I have a feeling you're going to say that distance makes the photons not as concentrated as the photons from our nearby sun. But isn't the universe totally flooded with photons?

Yes, and yes. But where there are fewer photons there is less energy.



posted on Jul, 15 2012 @ 08:40 AM
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Originally posted by jiggerj
I googled 'Heat of the sun' and got a bunch of links to a TV show of the same name.

What I'm looking for is the answer to a few questions.

When I stand in sunlight I can feel the heat on my neck, arms...all over.

Am I actually feeling the heat of the sun reaching me?

If so, why is it so cold in outer space?

When a space shuttle travels between the sun and the earth, what is the temperature outside of the shuttle?

If it is cold outside of the shuttle, then why and how can the heat of the sun bypass the area of the shuttle and hit earth?

Also, if I can feel the heat of the sun burning my skin, why doesn't the shuttle literally bake to a crisp out there?

Or, am I just having a total brain fart on this?


edit on 7/14/2012 by jiggerj because: (no reason given)


No, you are not feeling the heat of the sun. Heat requires matter to move through, like sound (sound and heat are often associated when dealing with nano sized materials, look up the term "phonon").

What you feel is the energy of the sun warming the matter it is touching. The atmosphere heats from this methodology. So, too, do your skin cells.

When you talk about the "heat of the sun", what you really mean is "energy of the sun", with that energy exciting molecules and creating heat.



posted on Jul, 15 2012 @ 08:56 AM
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Originally posted by bigfatfurrytexan
No, you are not feeling the heat of the sun. Heat requires matter to move through, like sound (sound and heat are often associated when dealing with nano sized materials, look up the term "phonon").

What you feel is the energy of the sun warming the matter it is touching. The atmosphere heats from this methodology. So, too, do your skin cells.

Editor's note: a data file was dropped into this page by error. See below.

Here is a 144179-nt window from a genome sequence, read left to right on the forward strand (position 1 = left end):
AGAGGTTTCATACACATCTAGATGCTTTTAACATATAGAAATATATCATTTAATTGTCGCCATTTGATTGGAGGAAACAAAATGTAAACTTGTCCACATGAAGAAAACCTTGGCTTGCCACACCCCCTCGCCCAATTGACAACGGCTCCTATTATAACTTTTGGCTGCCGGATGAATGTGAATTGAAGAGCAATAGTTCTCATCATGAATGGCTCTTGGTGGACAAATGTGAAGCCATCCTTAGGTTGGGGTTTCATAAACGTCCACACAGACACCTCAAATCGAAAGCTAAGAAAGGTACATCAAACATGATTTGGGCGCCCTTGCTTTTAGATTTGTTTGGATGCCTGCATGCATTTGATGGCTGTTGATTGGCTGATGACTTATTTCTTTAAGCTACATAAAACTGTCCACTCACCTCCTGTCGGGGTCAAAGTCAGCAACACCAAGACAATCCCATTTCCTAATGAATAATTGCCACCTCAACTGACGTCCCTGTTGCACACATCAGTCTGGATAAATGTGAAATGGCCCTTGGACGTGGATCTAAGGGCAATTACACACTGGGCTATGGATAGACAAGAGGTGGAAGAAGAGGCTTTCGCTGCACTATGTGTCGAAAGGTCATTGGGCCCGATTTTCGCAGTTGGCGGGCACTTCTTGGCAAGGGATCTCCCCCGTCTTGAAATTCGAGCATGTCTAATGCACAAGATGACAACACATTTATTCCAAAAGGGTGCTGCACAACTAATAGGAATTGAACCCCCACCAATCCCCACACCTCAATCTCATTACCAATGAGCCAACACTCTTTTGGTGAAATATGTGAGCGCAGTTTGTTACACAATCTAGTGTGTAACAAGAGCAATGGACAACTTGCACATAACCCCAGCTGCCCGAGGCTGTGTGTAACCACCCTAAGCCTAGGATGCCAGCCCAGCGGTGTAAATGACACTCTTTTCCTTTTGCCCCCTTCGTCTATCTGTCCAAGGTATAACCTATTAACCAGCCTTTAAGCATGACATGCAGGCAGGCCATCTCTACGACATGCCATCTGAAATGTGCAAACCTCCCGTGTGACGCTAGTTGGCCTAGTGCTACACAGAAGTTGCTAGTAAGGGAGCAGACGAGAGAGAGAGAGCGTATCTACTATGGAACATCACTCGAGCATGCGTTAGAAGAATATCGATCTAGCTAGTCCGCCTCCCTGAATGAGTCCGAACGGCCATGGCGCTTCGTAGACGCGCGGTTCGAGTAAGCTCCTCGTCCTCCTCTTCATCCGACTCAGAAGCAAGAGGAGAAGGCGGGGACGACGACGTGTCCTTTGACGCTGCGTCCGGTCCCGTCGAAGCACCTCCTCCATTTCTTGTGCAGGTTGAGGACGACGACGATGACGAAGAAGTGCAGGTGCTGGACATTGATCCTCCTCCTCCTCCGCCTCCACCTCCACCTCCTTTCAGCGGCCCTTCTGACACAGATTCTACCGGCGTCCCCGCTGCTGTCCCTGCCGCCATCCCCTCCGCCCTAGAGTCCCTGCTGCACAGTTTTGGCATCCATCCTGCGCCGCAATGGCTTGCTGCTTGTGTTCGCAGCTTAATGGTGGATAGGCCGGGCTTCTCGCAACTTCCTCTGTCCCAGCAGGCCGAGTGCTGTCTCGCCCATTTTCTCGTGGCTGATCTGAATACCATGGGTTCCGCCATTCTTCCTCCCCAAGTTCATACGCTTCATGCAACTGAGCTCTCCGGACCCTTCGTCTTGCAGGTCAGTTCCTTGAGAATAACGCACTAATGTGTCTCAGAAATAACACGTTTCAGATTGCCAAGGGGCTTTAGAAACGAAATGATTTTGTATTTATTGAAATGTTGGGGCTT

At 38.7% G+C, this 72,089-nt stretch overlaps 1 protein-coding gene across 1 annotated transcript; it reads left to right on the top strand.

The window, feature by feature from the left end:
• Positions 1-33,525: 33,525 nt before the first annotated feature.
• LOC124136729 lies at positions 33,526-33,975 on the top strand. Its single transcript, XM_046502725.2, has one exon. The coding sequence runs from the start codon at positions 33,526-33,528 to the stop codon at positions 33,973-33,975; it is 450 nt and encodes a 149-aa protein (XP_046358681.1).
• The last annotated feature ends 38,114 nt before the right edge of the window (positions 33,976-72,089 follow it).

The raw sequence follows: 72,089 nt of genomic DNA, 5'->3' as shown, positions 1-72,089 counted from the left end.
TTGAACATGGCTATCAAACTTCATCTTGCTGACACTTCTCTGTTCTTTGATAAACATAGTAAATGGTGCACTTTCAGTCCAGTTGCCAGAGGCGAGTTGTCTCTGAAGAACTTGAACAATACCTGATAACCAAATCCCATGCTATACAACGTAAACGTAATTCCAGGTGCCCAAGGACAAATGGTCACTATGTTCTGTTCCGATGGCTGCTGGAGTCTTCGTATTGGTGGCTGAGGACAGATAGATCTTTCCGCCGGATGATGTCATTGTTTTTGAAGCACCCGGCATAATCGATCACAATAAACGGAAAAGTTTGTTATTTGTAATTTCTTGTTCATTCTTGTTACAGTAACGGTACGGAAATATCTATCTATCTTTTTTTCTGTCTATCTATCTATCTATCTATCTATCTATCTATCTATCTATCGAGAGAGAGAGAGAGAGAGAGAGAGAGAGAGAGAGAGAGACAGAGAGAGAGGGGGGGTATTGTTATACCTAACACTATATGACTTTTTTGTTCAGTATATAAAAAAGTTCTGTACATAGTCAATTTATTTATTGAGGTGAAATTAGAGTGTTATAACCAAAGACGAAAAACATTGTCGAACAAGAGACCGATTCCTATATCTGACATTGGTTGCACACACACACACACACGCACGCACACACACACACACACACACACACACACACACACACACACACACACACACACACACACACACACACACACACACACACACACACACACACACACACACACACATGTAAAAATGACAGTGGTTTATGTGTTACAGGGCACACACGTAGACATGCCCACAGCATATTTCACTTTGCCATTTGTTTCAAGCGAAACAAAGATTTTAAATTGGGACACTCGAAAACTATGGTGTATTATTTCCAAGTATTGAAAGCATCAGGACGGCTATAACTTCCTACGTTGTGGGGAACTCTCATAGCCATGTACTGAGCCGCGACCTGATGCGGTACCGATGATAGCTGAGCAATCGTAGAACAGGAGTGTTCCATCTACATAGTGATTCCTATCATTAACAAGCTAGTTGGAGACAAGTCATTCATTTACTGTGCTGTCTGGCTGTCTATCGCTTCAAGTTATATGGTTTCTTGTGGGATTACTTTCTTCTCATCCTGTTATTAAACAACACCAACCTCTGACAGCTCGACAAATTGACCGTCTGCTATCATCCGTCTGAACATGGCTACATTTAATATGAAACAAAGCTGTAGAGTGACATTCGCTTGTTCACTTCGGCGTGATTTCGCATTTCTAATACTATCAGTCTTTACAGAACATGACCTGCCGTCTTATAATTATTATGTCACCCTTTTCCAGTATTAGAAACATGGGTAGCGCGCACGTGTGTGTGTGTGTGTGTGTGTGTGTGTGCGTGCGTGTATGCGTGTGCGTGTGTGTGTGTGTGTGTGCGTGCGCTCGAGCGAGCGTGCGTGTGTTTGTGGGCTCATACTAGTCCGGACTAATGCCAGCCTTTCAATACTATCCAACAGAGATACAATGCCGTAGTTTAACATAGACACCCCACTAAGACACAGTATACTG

When you talk about the "heat of the sun", what you really mean is "energy of the sun", with that energy exciting molecules and creating heat.


I was just thinking something along these lines. When we say something is heating up, don't we really mean that the atoms are moving faster and faster? If we can take, say, a steak, and excite its atoms into a frenzy without the use of a heat source, wouldn't said steak still cook?
edit on 7/15/2012 by jiggerj because: (no reason given)



posted on Jul, 15 2012 @ 09:17 AM
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Originally posted by jiggerj

Originally posted by bigfatfurrytexan
No, you are not feeling the heat of the sun. Heat requires matter to move through, like sound (sound and heat are often associated when dealing with nano sized materials, look up the term "phonon").

What you feel is the energy of the sun warming the matter it is touching. The atmosphere heats from this methodology. So, too, do your skin cells.

When you talk about the "heat of the sun", what you really mean is "energy of the sun", with that energy exciting molecules and creating heat.


I was just thinking something along these lines. When we say something is heating up, don't we really mean that the atoms are moving faster and faster? If we can take, say, a steak, and excite its atoms into a frenzy without the use of a heat source, wouldn't said steak still cook?